TB/Flu04L [13]: This is the first viral vectored vaccine that uses a live, attenuated flu virus to carry the Mtb DNA. It uses replication-deficient, recombinant influenza virus A to present two Mtb antigens- Ag85A and ESAT6, which are delivered intranasally. It has been developed by the Research Institute for Biological Safety Problems (RIBSP), Almaty, Kazakhstan. It is currently being evaluated in a Phase IIa clinical trial as a BCG booster in QuantiFERON® (QFT)-positive adults.

TB Vaccines in Advanced Clinical Development

From the foregoing discussion, it is evident that there are three TB vaccines in advanced stages of clinical development, all of which are undergoing Phase III clinical trials. These are briefly discussed below:

VaccaeTM [14]: This vaccine consists of heat-inactivated Mycobacterium vaccae, which is a non-TB mycobacterium. VaccaeTM has been developed by Anhui Zhifei Longcom Biologic Pharmacy Co. Ltd., China. It is approved as an adjuvant therapy for TB in China and is recommended by WHO. The vaccine has undergone a randomised, double-blind, placebo-controlled Phase III clinical trial to evaluate its safety and efficacy in preventing TB in high-risk groups. The trial included 10,000 participants of both sexes, aged 15-65 years, who had a strongly positive Purified Protein Derivative (PPD) skin test. The trial showed that the incidence of TB and degree of pathological changes were significantly lower in the vaccinated group, compared to the control group. Moreover, there were no Serious Adverse Events (SAE) in the vaccinated group. The trial was conducted in Guangxi, China and was sponsored by Longcom. The trial was completed in November 2017. The current status of this vaccine is not known.

VPM1002 [15]: This vaccine is a live recombinant form of BCG (rBCGΔureC::Hly) in which the urease C encoding gene is replaced by the listeriolysin encoding gene from Listeria monocytogenes in order to enhance its immunogenicity. VPM1002 is safe, well tolerated and efficacious. The original basic research for development of this vaccine was carried out at the Max Planck Institute for Infection Biology, Berlin, Germany. VPM1002 was licensed to the Serum Institute of India, Pune, India, which made further improvements to the vaccine in collaboration with Vakzine Projekt Management (VPM), Hannover, Germany. The vaccine is currently undergoing a Phase III clinical trial in India, which began in early 2018 and is scheduled to be completed by 2020. The vaccine is being tested in around 2,000 patients with recurrent TB, who had previously been successfully treated. Some of the patients are being immunised with VPM1002 a few weeks after completion of treatment. The vaccine is recommended for residents in endemic areas and people at risk in non-endemic areas.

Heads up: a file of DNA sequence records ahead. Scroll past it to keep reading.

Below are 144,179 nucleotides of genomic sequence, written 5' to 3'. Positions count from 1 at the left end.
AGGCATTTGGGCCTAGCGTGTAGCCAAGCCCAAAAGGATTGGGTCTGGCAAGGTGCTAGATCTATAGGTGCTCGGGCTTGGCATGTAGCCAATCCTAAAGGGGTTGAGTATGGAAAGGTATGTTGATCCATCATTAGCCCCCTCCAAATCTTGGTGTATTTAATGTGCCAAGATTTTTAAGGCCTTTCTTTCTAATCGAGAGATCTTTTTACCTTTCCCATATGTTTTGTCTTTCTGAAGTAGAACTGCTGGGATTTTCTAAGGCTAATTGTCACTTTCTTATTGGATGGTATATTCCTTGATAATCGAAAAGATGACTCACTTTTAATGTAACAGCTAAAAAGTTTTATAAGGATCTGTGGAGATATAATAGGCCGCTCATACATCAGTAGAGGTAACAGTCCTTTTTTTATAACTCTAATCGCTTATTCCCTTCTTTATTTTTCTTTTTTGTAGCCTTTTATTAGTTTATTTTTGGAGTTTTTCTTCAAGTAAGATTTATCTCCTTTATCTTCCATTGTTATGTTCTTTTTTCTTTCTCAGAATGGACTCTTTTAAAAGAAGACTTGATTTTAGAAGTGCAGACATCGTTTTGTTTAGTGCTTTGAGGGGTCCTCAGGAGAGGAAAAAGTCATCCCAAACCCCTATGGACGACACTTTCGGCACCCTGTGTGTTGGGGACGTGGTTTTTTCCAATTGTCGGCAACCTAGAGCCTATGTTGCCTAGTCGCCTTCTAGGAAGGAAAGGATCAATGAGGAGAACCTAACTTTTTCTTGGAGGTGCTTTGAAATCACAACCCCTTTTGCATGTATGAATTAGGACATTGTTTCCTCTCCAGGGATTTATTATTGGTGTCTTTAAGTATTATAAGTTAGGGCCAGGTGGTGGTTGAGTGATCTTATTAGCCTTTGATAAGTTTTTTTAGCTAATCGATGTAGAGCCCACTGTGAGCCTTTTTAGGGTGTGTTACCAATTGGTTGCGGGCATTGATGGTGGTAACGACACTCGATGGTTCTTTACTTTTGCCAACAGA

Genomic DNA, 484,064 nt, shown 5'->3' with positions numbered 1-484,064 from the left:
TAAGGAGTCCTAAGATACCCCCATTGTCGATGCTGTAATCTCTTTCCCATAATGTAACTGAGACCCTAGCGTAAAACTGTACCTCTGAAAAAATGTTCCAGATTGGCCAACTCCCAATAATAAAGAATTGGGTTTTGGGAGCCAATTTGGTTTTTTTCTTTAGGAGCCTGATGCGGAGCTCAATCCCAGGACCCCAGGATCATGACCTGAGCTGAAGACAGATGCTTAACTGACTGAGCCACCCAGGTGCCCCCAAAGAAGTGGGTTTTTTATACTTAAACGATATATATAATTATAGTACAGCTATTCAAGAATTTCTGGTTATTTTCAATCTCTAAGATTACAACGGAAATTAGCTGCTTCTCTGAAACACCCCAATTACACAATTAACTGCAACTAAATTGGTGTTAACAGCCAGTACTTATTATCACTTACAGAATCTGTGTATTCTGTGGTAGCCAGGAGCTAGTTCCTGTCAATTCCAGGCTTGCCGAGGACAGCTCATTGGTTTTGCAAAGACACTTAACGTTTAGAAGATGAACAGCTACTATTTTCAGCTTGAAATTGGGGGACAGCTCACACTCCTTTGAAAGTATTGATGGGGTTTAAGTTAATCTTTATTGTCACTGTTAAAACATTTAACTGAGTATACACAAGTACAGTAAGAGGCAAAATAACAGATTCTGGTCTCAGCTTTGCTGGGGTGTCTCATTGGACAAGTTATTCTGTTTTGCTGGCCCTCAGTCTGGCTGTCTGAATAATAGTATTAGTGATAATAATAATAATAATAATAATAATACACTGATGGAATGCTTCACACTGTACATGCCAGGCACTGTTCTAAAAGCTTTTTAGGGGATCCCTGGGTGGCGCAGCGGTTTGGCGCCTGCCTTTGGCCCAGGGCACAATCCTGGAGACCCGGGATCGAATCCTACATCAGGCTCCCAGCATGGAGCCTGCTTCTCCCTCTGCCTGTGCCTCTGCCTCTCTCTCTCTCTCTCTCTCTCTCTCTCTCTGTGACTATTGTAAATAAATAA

MIP [7,8]: This whole cell inactivated vaccine is so called because it uses Mycobacterium indicus pranii(MIP), also known as Mycobacterium w (Mw), which is a non-pathogenic, fast-growing mycobacterium. It has been developed by Cadila Pharmaceuticals, Ahmedabad, India in collaboration with the Department of Biotechnology (DBT), Government of India. MIP was first used in a leprosy vaccine and since it shares B-cell and T-cell epitopes with both Mycobacterium leprae and Mtb, it prompted researchers to explore the possibility of developing a TB vaccine. Eventually, the vaccine was developed and is currently available under the brand name ‘Immuvac’, which is manufactured by Cadila.